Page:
“It’s tragic, but we’re not surprised.” This comment by one of the hundreds of Londoners who paid tribute to the 39 migrants found dead in the back of a truck in Essex early Wednesday morning is so complete and accurate that it is almost frightening. 

Thirty-nine migrants froze to death or died of asphyxiation while chasing the dream of reaching the West with the mediation of a human trafficking or illegal migration ring. What do these details matter anyway? These people were crammed in the back of the truck for at least 10 hours in temperatures of around minus 25 degrees Celsius. 

In recent years, as the wave of migration and human displacement has intensified, such stories have become so numerous that our sensitivity has been blunted instead of sharpened.

We respond instinctively, we don’t think. The amount of time we have to process emotions has been minimized, along with our understanding, as arguments degenerating to the awful phrase, “If you want migrants, take them into your own home.” And that’s where the conversation ends abruptly. 

This “argument” is gaining ground in Greece. At dawn last Wednesday outside the village of Vrasna in northern Greece, local residents prevented 400 migrants who had traveled from Samos and were supposed to be accommodated at hotels in the area from getting off buses.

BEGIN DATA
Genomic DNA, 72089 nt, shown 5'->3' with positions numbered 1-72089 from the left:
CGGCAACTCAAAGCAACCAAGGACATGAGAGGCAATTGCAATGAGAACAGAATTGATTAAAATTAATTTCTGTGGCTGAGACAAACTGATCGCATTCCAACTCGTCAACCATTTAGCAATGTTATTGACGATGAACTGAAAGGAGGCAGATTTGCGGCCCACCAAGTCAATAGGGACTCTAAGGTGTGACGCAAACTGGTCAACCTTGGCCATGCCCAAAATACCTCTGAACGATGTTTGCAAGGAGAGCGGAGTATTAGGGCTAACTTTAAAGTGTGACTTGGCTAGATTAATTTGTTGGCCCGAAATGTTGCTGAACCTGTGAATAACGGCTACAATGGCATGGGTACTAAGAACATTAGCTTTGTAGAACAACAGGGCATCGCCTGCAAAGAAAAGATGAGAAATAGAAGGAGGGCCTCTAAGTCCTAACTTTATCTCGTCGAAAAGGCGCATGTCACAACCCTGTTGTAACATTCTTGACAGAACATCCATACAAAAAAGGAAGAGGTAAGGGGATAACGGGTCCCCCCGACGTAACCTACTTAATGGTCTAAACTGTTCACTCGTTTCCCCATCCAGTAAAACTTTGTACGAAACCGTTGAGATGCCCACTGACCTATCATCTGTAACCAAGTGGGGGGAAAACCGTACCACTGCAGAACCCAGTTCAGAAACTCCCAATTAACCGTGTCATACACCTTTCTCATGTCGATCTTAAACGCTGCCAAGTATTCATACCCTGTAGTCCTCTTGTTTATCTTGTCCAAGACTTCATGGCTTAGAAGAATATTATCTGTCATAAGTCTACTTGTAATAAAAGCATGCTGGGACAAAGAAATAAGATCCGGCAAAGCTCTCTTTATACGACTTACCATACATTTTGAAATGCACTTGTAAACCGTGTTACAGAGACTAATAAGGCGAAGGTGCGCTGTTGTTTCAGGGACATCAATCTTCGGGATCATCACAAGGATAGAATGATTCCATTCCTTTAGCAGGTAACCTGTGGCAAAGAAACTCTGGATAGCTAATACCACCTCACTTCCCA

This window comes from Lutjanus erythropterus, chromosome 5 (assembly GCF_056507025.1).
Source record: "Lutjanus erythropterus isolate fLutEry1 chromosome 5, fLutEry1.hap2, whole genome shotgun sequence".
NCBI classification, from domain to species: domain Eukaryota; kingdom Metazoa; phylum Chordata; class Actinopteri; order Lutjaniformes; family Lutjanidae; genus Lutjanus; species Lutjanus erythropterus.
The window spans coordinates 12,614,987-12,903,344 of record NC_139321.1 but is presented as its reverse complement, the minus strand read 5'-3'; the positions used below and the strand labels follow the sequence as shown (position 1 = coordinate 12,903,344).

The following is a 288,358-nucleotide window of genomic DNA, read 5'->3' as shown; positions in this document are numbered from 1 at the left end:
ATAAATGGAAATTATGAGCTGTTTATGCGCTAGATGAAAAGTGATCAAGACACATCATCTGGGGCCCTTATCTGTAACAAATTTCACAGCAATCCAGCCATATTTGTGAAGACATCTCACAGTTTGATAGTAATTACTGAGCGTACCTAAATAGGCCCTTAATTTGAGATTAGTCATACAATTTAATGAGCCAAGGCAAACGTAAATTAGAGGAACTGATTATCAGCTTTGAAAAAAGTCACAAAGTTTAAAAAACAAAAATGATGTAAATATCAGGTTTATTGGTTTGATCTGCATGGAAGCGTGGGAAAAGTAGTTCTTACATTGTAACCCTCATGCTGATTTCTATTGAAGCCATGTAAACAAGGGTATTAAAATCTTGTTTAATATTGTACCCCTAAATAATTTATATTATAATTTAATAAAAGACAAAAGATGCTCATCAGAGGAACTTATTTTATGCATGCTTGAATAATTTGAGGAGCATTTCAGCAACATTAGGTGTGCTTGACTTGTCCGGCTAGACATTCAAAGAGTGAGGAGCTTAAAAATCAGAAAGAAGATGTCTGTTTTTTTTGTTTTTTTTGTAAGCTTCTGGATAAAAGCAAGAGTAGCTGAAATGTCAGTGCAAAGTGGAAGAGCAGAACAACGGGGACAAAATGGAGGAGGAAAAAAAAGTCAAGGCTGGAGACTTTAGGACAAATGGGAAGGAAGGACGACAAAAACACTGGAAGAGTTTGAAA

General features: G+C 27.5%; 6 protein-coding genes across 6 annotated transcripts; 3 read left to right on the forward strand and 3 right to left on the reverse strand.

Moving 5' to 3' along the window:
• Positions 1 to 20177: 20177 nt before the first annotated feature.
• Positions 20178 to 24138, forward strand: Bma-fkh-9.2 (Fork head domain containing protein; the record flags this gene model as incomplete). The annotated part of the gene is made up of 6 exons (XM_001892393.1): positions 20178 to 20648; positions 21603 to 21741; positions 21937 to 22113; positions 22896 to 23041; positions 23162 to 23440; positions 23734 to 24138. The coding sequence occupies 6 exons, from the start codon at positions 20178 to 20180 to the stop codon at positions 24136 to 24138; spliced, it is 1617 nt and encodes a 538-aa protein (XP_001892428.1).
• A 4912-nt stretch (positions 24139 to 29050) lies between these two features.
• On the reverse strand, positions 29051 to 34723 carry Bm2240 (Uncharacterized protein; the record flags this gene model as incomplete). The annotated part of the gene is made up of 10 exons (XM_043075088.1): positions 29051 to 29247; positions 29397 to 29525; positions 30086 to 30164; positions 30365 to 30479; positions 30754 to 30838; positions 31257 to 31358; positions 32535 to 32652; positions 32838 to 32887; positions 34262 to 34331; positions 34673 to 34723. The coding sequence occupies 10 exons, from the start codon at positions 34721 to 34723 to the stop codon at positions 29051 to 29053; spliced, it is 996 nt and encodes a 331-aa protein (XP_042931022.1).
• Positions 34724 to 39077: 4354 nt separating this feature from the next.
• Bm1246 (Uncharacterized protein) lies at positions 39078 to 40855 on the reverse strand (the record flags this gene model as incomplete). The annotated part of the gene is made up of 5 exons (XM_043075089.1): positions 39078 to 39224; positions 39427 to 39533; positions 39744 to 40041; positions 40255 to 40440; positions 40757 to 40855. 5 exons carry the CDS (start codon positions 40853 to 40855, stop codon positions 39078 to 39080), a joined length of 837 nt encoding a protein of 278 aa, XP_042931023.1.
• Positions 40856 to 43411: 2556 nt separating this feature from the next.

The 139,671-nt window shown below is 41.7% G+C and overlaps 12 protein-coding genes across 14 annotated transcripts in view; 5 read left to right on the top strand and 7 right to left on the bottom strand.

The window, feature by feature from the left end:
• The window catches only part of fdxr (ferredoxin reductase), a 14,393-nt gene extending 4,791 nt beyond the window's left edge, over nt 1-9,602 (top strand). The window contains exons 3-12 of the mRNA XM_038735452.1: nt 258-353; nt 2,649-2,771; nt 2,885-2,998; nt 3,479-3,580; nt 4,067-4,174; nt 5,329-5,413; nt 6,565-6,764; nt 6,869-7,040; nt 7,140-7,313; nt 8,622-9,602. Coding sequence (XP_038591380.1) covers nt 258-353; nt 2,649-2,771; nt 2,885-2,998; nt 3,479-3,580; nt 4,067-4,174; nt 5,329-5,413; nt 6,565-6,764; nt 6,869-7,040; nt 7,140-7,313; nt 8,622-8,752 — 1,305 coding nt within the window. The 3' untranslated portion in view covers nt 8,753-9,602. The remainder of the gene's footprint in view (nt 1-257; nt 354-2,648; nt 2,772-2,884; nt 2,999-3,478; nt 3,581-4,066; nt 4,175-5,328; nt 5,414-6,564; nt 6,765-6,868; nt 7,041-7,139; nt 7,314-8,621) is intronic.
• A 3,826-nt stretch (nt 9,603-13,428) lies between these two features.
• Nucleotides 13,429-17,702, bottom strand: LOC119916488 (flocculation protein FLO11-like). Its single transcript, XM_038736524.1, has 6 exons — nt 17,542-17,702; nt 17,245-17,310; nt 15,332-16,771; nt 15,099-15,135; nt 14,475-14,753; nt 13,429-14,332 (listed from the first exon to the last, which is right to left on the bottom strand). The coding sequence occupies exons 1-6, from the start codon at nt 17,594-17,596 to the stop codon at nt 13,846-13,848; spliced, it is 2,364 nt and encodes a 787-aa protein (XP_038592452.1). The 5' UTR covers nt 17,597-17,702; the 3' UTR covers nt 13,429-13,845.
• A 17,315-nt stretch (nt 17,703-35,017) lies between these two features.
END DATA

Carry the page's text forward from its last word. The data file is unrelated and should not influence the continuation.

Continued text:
The residents explained why they didn’t want the new arrivals – explanations are always provided – and the division deepened. On the one hand we have those who react against providing the migrants with hospitality, and on the other those who criticize those who react.

And smack in the middle is the state. “Yes, there are refugees/migrants… but we must also think of local residents…” is the standard response uttered by politicians, local society and local government.

In this case, we could say, “It’s tragic, but we’re not surprised.” And this is how dehumanization continues without protective barriers.

These events were quite different; only time (both happened on Wednesday morning) brought them closer. But the sheer size of the refugee and migrant issue is defining the 21st century globally, and imagining that the problem will simply disappear is unrealistic.

The role of governments and public figures is becoming increasingly complicated. On the one hand, those with power must find ways of organizing this human movement, on the other, we must officially add dehumanization to our vocabulary. By naming it, we can see ourselves and others more clearly.

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